In November, Oregon voters will decide whether to ban commercial fishing with gillnets on their side of the Columbia River. As an alternative to Oregon Ballot Measure 81, Oregon Gov. John Kitzhaber asked the Oregon Department of Fish and Wildlife (ODFW) to restructure salmon and sturgeon fisheries, including phasing out the use of gillnets by non-tribal fishers in the mainstem lower Columbia River by 2016.
In response to Gov. Kitzhaber's proposal, Washington state fishery managers have entered into a joint process with their Oregon counterparts to develop potential alternatives for managing salmon and sturgeon fisheries in the lower Columbia River. The Oregon Ballot measure would not directly affect commercial fishers fishing on Washington's side of the river with a Washington permit, but if it is approved by voters it could greatly complicate the joint-management process for fisheries the two states have pursued for nearly a century.
Phil Anderson, director of the Washington Department of Fish and Wildlife (WDFW), has stated that the current joint process to restructure fisheries on the Columbia River must:
- Include jointly developed conservation objectives;
- Respect treaty Indian fishing rights and provide for close coordination with tribal fishery managers;
- Provide for shared hatchery production goals;
- Contain harvest management objectives for both commercial and recreational fisheries, recognizing their economic importance to both states; and
- Ensure the two states continue to have reciprocal regulations and concurrent enforcement authority.
In separate meetings in early September, the fish and wildlife commissions of Washington and Oregon each appointed three commissioners to participate in joint public meetings about restructuring lower Columbia River fisheries. Each commission also announced plans to appoint citizen representatives to participate in those meetings, scheduled from September through December 2012.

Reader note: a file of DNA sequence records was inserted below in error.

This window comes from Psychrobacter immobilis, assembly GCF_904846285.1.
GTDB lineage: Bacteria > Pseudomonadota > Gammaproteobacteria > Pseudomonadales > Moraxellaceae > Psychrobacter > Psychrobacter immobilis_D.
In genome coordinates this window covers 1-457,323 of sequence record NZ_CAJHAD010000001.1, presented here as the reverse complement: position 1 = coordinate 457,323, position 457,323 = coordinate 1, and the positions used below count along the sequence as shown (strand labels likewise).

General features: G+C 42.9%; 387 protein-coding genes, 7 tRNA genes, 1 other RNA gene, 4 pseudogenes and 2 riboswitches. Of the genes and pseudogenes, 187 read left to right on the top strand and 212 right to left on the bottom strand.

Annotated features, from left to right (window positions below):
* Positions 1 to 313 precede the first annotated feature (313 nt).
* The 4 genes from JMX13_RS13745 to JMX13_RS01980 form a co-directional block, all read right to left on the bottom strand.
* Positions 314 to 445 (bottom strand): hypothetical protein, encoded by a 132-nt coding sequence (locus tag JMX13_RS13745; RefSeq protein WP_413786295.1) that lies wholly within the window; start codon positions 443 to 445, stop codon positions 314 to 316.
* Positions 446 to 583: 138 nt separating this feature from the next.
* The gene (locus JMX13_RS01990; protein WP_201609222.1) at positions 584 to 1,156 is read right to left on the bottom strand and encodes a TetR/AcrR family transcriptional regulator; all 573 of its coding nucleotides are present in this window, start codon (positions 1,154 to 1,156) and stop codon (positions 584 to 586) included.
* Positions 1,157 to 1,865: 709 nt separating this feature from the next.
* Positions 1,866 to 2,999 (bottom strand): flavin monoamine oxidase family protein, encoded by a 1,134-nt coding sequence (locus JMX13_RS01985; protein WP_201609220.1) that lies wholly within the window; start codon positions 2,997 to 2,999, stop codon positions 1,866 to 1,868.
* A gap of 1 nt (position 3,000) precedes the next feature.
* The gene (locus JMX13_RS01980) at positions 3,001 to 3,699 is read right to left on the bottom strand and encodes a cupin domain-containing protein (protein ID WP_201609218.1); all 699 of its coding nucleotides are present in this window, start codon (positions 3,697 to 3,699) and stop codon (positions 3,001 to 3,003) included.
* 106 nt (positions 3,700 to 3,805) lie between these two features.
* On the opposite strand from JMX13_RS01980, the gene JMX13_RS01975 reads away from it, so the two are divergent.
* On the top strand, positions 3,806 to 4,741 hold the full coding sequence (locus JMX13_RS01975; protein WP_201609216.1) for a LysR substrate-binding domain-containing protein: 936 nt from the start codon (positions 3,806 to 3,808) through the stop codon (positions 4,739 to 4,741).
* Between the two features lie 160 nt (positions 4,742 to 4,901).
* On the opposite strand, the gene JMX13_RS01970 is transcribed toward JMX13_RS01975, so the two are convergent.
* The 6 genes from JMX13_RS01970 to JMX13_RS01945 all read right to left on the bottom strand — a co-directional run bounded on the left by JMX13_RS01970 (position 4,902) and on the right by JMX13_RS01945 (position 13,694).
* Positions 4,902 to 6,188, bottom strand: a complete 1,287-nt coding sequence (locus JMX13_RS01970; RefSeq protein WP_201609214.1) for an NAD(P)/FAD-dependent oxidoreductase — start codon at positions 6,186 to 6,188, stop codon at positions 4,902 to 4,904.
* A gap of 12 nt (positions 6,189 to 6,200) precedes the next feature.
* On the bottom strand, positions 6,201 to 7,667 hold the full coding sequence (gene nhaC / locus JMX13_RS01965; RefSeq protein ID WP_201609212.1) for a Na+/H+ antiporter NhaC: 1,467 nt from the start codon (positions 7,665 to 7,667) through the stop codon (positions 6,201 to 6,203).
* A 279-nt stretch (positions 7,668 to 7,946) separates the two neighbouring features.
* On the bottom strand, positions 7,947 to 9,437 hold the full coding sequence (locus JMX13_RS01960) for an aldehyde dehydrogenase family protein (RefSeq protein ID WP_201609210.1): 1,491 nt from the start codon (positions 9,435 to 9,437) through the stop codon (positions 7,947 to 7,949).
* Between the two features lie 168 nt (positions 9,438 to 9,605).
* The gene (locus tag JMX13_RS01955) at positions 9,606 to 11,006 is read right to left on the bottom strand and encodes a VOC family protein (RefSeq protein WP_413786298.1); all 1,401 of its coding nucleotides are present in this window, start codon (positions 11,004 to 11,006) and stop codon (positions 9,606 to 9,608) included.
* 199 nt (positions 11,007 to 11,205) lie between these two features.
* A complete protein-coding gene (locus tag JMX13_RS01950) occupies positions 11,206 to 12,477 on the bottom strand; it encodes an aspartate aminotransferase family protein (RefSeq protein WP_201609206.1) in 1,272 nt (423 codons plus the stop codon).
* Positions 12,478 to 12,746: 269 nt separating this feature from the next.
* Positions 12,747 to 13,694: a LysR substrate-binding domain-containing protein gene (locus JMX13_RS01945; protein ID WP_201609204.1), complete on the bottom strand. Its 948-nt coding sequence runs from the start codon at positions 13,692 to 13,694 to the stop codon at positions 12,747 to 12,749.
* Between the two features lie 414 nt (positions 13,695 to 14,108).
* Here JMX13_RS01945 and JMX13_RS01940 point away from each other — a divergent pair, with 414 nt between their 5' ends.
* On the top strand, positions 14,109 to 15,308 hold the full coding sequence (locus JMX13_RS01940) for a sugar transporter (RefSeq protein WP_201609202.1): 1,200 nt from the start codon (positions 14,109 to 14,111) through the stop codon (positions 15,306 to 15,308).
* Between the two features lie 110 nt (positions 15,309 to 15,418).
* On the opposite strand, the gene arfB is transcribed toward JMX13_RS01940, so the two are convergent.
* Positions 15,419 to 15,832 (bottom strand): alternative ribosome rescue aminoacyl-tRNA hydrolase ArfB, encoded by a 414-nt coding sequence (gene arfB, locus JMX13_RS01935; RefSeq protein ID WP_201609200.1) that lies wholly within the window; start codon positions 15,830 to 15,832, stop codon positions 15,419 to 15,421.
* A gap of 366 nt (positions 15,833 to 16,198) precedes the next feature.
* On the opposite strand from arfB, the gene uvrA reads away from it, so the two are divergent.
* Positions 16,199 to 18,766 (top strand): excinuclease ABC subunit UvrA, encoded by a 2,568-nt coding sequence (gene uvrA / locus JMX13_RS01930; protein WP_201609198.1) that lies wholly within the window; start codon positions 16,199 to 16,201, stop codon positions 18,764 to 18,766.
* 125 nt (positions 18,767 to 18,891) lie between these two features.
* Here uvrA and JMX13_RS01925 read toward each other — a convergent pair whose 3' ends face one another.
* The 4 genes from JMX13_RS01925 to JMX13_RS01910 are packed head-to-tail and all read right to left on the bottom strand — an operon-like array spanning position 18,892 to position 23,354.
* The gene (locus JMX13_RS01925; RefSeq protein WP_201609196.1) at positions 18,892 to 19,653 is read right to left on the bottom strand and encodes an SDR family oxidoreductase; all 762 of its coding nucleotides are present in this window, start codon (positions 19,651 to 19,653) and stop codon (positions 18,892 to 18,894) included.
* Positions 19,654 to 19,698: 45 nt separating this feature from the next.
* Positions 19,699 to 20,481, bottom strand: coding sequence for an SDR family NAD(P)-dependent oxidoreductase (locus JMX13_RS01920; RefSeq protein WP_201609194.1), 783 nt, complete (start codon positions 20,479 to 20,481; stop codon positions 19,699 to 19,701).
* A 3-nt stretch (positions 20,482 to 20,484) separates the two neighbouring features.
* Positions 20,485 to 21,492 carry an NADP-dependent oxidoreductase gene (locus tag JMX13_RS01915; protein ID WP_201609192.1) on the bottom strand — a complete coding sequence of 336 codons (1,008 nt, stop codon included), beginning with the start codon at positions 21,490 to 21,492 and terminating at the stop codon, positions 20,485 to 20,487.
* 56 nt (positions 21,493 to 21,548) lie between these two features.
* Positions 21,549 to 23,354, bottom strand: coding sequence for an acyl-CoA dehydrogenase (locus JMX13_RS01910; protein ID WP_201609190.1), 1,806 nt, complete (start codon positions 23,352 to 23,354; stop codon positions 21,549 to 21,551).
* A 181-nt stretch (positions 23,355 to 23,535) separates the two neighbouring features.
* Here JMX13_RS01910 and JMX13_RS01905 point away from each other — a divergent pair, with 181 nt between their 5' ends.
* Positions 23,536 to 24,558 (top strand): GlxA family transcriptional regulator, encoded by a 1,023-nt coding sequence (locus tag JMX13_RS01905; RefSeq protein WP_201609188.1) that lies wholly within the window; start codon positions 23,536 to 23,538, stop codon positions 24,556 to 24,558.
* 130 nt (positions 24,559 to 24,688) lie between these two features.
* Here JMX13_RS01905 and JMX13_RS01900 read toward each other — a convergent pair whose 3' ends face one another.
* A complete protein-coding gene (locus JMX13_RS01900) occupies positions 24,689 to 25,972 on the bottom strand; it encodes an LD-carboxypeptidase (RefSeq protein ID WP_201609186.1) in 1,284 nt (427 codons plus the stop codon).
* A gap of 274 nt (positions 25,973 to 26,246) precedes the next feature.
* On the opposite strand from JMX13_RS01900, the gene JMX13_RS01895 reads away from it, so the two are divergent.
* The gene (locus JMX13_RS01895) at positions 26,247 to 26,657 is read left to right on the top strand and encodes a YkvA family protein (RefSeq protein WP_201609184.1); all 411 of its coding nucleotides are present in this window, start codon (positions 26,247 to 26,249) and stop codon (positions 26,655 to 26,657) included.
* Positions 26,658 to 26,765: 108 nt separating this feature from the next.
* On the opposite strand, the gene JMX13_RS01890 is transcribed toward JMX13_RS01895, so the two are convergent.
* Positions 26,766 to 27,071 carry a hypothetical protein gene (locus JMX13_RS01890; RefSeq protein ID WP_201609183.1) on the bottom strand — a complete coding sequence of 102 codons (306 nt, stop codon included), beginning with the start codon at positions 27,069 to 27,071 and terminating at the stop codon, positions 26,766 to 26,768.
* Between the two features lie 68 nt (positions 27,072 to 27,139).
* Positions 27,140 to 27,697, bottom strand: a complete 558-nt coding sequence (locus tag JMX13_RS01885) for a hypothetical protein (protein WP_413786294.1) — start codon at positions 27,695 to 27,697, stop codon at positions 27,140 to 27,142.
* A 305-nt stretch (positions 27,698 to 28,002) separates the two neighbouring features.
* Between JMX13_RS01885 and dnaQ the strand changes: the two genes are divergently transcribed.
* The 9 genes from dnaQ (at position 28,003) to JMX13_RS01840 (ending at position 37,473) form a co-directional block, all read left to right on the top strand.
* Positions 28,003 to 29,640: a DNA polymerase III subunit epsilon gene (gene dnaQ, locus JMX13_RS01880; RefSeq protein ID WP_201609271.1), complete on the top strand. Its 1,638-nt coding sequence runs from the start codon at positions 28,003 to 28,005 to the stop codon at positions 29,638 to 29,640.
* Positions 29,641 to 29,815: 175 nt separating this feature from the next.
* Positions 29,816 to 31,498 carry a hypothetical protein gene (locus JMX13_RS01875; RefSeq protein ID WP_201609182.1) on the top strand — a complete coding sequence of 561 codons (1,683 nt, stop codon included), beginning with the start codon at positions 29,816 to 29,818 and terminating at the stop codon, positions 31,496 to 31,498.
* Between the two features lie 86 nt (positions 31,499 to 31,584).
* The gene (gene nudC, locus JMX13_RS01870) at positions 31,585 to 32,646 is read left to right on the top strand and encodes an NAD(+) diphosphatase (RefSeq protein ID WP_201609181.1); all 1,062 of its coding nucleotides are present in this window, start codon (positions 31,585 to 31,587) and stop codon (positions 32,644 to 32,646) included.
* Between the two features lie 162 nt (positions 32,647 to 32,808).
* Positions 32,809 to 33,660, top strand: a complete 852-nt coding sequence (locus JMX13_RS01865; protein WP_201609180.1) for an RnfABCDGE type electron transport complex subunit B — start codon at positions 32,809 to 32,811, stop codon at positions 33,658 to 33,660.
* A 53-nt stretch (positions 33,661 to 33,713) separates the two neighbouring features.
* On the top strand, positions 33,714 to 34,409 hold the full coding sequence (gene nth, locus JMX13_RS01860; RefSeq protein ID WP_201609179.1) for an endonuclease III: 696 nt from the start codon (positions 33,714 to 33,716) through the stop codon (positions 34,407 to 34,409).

Any potential alternatives developed during this joint process would be considered by both states' Fish and Wildlife Commissions.
Columbia River Fishery Management Policy: Stream MP3 Audio | Download MP3 File [101.8 MB]
Department staff will review and discuss the draft Columbia River Fishery Management policy with the Washington Fish and Wildlife Commission.
The Washington Fish and Wildlife Commission is scheduled to accept public comments on the recommendations during the meeting in Tumwater.
Comfort Inn Conference Center
1620 74th Ave. SW.
Meeting - Stream MP3 Audio | Download MP3 File [53.0 MB]
Public Comment - Stream MP3 Audio | Download MP3 File [205.4 MB]
Thursday, December 6, 2012 – 1:00 PM
Holiday Inn Portland Airport, Willamette Room
8439 NE Columbia Blvd.
Portland, Oregon 97220
- Stream MP3 Audio | Download MP3 File [145.9 MB]
Bi-state Workgroup meeting.
8:30 a.m. – 4:30 p.m.
Best Western Ocean View Resort
414 North Prom
Seaside OR 97138
|The Washington Fish and Wildlife Commission will accept public comment on proposed management alternatives during its regular meeting in Olympia.
- Stream MP3 Audio | Download MP3 File [172.8 MB]
Oct. 18, 8:30 a.m. to 4:30 p.m.
Airport Embassy Suites, Spruce Room
7900 NE 82nd Ave., Portland, Oregon, 97220
A second joint meeting is scheduled to be held in Portland to further review and refine the proposed management options. Meeting details will be posted here as they become available.
|The Washington Fish and Wildlife Commission will accept public comment on the proposed management alternatives during its regular meeting in Olympia.
The first joint meeting to discuss restructuring lower Columbia River fisheries and develop management alternatives for analysis. The meeting is scheduled to begin at 8:30 a.m. in Room 172 of the Natural Resources Building, 1111 Washington St. S.E. in Olympia.
Statements and Communications
Columbia River Joint Staff Reports
Fish and Wildlife Commission Policies